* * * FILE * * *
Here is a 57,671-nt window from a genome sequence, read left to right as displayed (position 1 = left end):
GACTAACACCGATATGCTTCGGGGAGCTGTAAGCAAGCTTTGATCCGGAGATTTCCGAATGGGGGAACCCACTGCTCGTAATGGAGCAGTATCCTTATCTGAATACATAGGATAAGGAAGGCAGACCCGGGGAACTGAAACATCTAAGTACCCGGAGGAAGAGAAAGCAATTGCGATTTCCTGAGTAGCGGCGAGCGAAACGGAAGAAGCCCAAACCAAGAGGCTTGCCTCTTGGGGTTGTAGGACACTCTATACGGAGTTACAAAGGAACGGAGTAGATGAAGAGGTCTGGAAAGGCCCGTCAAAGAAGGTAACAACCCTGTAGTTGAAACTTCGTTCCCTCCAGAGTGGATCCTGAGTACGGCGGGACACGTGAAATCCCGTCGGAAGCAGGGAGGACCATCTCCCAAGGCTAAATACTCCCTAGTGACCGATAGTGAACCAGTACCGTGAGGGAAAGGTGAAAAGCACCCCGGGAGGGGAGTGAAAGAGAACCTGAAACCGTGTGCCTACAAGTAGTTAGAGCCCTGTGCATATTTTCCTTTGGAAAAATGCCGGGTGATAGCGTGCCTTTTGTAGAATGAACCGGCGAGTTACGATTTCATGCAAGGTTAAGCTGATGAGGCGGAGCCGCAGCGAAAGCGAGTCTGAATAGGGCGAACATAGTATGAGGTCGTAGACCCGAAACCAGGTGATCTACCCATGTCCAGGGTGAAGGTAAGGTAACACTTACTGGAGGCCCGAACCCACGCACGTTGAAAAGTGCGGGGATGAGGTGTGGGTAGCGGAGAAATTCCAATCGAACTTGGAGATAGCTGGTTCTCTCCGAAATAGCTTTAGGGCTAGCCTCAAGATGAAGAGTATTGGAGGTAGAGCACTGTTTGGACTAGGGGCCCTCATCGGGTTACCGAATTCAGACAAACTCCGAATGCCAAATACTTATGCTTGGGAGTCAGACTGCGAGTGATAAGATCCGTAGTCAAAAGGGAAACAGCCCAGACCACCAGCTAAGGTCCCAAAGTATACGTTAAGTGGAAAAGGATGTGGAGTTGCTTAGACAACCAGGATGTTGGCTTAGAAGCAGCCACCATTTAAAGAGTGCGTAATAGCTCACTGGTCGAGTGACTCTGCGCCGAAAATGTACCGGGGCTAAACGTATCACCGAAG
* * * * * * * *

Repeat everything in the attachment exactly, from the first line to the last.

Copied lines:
Here is a 57,671-nt window from a genome sequence, read left to right as displayed (position 1 = left end):
GACTAACACCGATATGCTTCGGGGAGCTGTAAGCAAGCTTTGATCCGGAGATTTCCGAATGGGGGAACCCACTGCTCGTAATGGAGCAGTATCCTTATCTGAATACATAGGATAAGGAAGGCAGACCCGGGGAACTGAAACATCTAAGTACCCGGAGGAAGAGAAAGCAATTGCGATTTCCTGAGTAGCGGCGAGCGAAACGGAAGAAGCCCAAACCAAGAGGCTTGCCTCTTGGGGTTGTAGGACACTCTATACGGAGTTACAAAGGAACGGAGTAGATGAAGAGGTCTGGAAAGGCCCGTCAAAGAAGGTAACAACCCTGTAGTTGAAACTTCGTTCCCTCCAGAGTGGATCCTGAGTACGGCGGGACACGTGAAATCCCGTCGGAAGCAGGGAGGACCATCTCCCAAGGCTAAATACTCCCTAGTGACCGATAGTGAACCAGTACCGTGAGGGAAAGGTGAAAAGCACCCCGGGAGGGGAGTGAAAGAGAACCTGAAACCGTGTGCCTACAAGTAGTTAGAGCCCTGTGCATATTTTCCTTTGGAAAAATGCCGGGTGATAGCGTGCCTTTTGTAGAATGAACCGGCGAGTTACGATTTCATGCAAGGTTAAGCTGATGAGGCGGAGCCGCAGCGAAAGCGAGTCTGAATAGGGCGAACATAGTATGAGGTCGTAGACCCGAAACCAGGTGATCTACCCATGTCCAGGGTGAAGGTAAGGTAACACTTACTGGAGGCCCGAACCCACGCACGTTGAAAAGTGCGGGGATGAGGTGTGGGTAGCGGAGAAATTCCAATCGAACTTGGAGATAGCTGGTTCTCTCCGAAATAGCTTTAGGGCTAGCCTCAAGATGAAGAGTATTGGAGGTAGAGCACTGTTTGGACTAGGGGCCCTCATCGGGTTACCGAATTCAGACAAACTCCGAATGCCAAATACTTATGCTTGGGAGTCAGACTGCGAGTGATAAGATCCGTAGTCAAAAGGGAAACAGCCCAGACCACCAGCTAAGGTCCCAAAGTATACGTTAAGTGGAAAAGGATGTGGAGTTGCTTAGACAACCAGGATGTTGGCTTAGAAGCAGCCACCATTTAAAGAGTGCGTAATAGCTCACTGGTCGAGTGACTCTGCGCCGAAAATGTACCGGGGCTAAACGTATCACCGAAG